The Securities and Exchange Board of India (Sebi) on Thursday eased several rules relating to Initial Public Offers (IPO), rights issues, buybacks and takeovers.
The regulator’s board approved these changes as also those relating tenures of managing directors of market intermediaries. The capital markets watchdog reduced the time for announcing the price band of initial public offers (IPO) from five working days before the opening of the issue to two working days. This will give companies more time to fix the price band.
Companies now need to provide investors with financial disclosures — for public issues and rights issues — for only three years. Currently, information is provided in the offer documents for five years. Also, companies need to provide only consolidated audited financial disclosures in the IPO offer document; audited standalone financials of the issuer and subsidiaries must be disclosed on the company website.
Following a board meeting on Thursday, the capital markets regulator tweaked the buyback norms. The buyback period has been defined as the time between the board resolution or the date of declaration of results for a special resolution authorizing the buyback of shares and the day on which the shares are paid.
Also, Sebi has amended the takeover rules. It has given companies additional time to revise the open offer price upwards till one working day before the start the tendering period.
The Sebi board also approved some recommendations of R Gandhi committee on regulations relating to market infrastructure institutions (MIIs). For rights issues the threshold for submission of the draft letter of offer to Sebi has been increased to `10 crore as against the earlier prescribed Rs 50 lakh. The regular also tweaked the rules relating to the underwriting of all non-SME public issues. If 90% of the fresh issue of share is subscribed, the underwriting will be restricted to that portion only. Accordingly, the requirement to underwrite 100% of the issue without regard to the minimum subscription requirements has been deleted.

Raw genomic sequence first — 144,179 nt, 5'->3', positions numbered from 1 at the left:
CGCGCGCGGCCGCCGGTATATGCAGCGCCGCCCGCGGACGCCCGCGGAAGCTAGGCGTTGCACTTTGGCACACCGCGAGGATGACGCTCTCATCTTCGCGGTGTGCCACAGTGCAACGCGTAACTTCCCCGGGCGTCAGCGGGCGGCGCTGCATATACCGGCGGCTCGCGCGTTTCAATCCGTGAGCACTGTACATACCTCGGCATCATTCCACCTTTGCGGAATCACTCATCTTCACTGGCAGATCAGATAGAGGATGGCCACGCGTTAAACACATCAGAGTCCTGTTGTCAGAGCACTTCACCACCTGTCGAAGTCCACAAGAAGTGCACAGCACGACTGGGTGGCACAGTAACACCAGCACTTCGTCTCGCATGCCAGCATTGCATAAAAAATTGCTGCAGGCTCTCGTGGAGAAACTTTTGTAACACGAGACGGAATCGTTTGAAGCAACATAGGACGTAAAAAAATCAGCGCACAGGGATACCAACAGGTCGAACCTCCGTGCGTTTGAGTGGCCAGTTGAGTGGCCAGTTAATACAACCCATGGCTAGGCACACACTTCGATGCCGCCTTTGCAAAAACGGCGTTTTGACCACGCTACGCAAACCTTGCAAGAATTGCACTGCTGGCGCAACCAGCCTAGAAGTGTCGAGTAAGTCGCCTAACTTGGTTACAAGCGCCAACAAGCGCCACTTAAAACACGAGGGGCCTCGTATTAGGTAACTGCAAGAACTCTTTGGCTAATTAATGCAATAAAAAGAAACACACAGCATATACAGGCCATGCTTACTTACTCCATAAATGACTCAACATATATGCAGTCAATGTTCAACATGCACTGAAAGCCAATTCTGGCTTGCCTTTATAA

Sebi also reduced minimum anchor investor size to Rs 2 crore from the existing Rs 10 crore, for SME issuances. This will allow companies to attract more anchor investors for an issue.
The board has permitted eligible domestic and foreign entities to hold up to 15% shareholding in case of Depository and Clearing Corporation. Moreover, multilateral and bilateral financial institutions, as notified by the government, have also been recommended to hold up to 15% in an MII. Moreover, Sebi has decided to limit the tenure of managing directors of an MII for a for a maximum of two terms of up to 5 years each or up to 65 years of age, whichever is earlier. The requirement would also apply to incumbent MDs of MIIs.
The regulator is also looking into the issues regarding IPO ICICI Securities in ICIC AMC bought the large stake.The regulator had sought details of a significant investment made by ICICI Prudential Mutual Fund in the IPO of ICICI Securities. “Yes we are looking into that, and we have sought some information from them, and we are yet to get their replies,” Tyagi said.
WhatsApp leak matter:
Sebi receives 4 reports
Sebi has received four reports in the matter pertaining to leak of price-sensitive information of companies through WhatsApp and is carrying out further investigations, chairman Ajay Tyagi said on Thursday. In the high profile case, the Securities and Exchange Board of India (Sebi) has passed preliminary orders against HDFC Bank, Tata Motors, Axis Bank and Bata India. These companies were also asked to conduct internal probes and report back to the regulator.
“We have received four reports,” Tyagi said here. The companies were “asked to do their own internal investigation”, he said, adding that the regulator is examining the reports and doing further investigation.
In the matter, Tyagi said it would do “whatever is required to be done”. Soon after the preliminary orders were passed by Sebi, the four companies had said that they would comply with the directions from the regulator. Sebi’s preliminary probe found that the firms’ quarterly financial results were matching with the figures that were in circulation on WhatsApp groups prior to the official announcement.
Around a dozen listed firms are under the scanner of Sebi. Sebi began a probe in November 2017 after a media report surfaced with respect to circulation of unpublished price sensitive information in various private WhatsApp groups about certain companies before their official announcements.